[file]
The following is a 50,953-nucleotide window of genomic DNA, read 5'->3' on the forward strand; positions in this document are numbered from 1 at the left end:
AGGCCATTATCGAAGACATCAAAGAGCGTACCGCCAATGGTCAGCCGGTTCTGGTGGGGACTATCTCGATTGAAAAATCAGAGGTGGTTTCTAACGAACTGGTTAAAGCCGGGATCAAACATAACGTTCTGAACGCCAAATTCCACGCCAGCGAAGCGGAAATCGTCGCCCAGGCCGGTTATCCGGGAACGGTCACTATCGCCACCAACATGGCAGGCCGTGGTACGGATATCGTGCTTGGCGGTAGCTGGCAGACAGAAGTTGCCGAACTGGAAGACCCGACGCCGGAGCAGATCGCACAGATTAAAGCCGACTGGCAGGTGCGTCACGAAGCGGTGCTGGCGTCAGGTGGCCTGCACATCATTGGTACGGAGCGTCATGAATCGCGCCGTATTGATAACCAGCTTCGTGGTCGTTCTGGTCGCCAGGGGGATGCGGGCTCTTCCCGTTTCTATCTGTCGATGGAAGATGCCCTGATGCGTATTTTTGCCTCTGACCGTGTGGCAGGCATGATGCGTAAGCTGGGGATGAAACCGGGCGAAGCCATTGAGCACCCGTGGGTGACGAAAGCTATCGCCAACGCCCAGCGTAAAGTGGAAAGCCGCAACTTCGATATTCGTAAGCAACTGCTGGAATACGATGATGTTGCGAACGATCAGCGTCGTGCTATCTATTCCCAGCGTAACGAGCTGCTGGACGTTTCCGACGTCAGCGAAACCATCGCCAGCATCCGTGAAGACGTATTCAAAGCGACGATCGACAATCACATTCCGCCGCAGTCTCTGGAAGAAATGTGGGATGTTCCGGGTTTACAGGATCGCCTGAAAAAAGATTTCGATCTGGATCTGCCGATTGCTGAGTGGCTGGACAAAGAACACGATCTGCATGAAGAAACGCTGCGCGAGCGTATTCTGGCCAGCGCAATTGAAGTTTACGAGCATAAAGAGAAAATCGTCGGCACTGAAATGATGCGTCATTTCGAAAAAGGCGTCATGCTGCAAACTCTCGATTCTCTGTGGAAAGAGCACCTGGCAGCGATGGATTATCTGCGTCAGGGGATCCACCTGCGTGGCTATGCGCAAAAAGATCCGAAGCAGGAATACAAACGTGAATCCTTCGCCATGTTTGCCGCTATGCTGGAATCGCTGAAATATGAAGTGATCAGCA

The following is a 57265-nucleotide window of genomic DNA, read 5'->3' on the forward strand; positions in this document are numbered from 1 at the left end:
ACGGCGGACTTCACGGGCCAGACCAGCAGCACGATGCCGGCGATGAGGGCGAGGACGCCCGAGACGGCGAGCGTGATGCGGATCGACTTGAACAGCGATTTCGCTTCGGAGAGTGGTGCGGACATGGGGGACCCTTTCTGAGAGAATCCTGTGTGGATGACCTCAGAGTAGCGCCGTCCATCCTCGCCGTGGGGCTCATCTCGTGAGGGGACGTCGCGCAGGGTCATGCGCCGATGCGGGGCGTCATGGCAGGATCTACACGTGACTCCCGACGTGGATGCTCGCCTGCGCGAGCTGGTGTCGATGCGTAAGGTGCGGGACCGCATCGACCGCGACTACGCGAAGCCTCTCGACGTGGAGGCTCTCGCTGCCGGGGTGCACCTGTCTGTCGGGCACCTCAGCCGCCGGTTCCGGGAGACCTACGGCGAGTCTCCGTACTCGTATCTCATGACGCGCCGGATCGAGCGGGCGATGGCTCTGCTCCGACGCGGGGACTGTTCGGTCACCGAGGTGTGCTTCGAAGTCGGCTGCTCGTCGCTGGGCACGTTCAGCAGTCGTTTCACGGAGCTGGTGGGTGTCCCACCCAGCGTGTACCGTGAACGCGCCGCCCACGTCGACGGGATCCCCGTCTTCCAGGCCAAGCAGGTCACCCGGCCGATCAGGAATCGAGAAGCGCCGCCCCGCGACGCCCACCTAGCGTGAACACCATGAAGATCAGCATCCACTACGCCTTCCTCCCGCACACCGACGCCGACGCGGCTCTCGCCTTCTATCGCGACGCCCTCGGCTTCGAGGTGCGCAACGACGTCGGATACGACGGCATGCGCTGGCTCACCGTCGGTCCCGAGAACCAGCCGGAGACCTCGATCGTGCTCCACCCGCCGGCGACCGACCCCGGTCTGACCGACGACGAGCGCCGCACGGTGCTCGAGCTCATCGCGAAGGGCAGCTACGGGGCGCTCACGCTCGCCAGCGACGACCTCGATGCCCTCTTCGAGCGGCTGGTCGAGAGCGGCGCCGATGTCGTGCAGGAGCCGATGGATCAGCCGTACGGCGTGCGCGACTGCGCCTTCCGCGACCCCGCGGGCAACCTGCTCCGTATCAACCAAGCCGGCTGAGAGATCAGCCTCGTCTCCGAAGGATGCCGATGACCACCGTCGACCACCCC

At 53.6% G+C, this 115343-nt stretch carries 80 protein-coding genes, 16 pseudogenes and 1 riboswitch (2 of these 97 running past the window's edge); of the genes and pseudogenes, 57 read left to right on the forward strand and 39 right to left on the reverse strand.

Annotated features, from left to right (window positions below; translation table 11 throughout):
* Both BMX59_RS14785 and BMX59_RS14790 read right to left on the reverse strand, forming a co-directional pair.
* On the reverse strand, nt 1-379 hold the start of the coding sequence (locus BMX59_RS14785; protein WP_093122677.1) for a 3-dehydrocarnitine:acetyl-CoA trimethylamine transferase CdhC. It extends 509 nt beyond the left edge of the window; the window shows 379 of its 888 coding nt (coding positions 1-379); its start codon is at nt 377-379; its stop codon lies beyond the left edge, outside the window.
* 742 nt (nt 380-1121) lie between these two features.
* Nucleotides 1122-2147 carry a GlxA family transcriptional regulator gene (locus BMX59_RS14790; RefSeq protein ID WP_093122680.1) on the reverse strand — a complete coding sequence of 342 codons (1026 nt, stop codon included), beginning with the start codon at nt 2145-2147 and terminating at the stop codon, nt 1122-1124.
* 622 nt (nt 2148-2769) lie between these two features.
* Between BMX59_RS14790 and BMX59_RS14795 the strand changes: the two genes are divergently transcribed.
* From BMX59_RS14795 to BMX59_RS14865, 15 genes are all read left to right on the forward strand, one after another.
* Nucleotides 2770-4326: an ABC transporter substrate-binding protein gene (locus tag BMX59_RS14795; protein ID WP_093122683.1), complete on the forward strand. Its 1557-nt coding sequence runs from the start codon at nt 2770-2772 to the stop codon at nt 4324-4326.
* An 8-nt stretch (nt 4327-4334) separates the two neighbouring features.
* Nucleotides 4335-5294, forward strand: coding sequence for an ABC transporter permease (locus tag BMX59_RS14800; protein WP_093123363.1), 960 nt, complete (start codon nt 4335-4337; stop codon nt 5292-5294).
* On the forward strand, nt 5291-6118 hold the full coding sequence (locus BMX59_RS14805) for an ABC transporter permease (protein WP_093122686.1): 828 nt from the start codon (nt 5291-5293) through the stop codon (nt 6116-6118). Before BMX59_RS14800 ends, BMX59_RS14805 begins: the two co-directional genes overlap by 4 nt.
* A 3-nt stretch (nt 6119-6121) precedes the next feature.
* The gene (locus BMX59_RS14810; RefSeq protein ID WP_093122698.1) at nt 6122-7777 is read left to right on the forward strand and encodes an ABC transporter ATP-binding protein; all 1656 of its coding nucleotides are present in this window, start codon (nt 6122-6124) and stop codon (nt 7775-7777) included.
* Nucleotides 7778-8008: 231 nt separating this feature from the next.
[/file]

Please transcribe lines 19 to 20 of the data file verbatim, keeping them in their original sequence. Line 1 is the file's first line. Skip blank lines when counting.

* The gene (locus BMX59_RS14810; RefSeq protein ID WP_093122698.1) at nt 6122-7777 is read left to right on the forward strand and encodes an ABC transporter ATP-binding protein; all 1656 of its coding nucleotides are present in this window, start codon (nt 6122-6124) and stop codon (nt 7775-7777) included.
* Nucleotides 7778-8008: 231 nt separating this feature from the next.